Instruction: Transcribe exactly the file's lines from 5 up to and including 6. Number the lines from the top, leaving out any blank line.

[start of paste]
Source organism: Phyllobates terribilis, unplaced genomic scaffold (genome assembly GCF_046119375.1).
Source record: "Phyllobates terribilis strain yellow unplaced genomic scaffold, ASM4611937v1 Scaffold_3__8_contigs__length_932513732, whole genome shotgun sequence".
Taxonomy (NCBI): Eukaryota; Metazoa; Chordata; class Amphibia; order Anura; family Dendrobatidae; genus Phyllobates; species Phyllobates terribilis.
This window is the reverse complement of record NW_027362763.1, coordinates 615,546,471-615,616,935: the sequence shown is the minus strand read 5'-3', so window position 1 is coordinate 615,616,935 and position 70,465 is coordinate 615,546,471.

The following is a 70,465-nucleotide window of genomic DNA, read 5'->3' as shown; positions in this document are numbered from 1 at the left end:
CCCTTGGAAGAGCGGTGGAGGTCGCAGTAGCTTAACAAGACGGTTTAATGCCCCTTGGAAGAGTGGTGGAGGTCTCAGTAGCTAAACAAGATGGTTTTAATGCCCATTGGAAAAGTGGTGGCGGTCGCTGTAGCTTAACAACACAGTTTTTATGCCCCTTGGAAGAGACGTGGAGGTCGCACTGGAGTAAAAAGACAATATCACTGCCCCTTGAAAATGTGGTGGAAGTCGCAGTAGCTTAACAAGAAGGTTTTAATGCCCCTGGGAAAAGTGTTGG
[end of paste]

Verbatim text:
The following is a 70,465-nucleotide window of genomic DNA, read 5'->3' as shown; positions in this document are numbered from 1 at the left end:
CCCTTGGAAGAGCGGTGGAGGTCGCAGTAGCTTAACAAGACGGTTTAATGCCCCTTGGAAGAGTGGTGGAGGTCTCAGTAGCTAAACAAGATGGTTTTAATGCCCATTGGAAAAGTGGTGGCGGTCGCTGTAGCTTAACAACACAGTTTTTATGCCCCTTGGAAGAGACGTGGAGGTCGCACTGGAGTAAAAAGACAATATCACTGCCCCTTGAAAATGTGGTGGAAGTCGCAGTAGCTTAACAAGAAGGTTTTAATGCCCCTGGGAAAAGTGTTGG